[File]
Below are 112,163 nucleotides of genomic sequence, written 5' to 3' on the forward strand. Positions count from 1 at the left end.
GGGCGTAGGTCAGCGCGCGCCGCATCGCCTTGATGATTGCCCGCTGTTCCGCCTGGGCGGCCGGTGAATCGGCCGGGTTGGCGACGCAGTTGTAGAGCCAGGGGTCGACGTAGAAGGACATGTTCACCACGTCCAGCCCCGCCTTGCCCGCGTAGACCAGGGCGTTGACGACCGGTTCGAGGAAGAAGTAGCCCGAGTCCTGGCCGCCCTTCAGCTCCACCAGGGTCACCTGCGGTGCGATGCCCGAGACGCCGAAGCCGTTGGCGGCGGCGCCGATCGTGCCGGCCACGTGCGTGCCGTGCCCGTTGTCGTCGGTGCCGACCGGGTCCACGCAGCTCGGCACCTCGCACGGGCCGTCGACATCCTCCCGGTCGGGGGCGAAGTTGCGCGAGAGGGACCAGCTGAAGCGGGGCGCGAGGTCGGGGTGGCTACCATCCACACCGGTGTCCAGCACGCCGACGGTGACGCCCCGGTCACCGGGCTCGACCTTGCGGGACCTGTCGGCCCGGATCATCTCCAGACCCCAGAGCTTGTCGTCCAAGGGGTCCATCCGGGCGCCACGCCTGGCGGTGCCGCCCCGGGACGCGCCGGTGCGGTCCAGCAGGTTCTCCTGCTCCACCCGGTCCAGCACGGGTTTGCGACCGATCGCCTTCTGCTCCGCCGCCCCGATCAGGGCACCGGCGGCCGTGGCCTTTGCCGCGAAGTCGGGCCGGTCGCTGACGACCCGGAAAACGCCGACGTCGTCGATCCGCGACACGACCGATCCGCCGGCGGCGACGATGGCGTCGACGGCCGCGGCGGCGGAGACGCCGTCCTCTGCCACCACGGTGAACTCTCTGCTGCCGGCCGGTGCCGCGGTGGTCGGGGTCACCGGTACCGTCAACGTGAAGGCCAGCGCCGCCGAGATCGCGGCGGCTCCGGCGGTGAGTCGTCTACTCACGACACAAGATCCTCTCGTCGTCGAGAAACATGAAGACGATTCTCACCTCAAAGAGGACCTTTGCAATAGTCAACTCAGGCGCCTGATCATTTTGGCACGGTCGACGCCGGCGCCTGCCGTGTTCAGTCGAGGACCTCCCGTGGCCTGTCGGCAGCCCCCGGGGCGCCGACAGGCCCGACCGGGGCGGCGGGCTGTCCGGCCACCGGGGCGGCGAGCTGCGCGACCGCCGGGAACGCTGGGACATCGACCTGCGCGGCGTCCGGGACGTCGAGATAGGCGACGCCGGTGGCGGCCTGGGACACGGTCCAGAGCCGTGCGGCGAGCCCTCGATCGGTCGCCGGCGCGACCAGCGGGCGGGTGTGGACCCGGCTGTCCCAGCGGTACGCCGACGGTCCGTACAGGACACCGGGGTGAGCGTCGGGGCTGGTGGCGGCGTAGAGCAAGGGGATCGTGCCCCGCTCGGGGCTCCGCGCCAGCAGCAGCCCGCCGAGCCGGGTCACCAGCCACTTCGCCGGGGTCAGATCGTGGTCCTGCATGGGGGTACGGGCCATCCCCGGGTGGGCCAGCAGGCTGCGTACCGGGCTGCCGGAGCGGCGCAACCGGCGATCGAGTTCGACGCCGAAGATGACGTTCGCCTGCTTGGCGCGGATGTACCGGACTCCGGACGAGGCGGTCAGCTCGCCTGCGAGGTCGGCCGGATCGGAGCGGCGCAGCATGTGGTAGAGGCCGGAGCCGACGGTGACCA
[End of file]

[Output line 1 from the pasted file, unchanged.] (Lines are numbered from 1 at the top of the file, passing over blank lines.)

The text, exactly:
Below are 112,163 nucleotides of genomic sequence, written 5' to 3' on the forward strand. Positions count from 1 at the left end.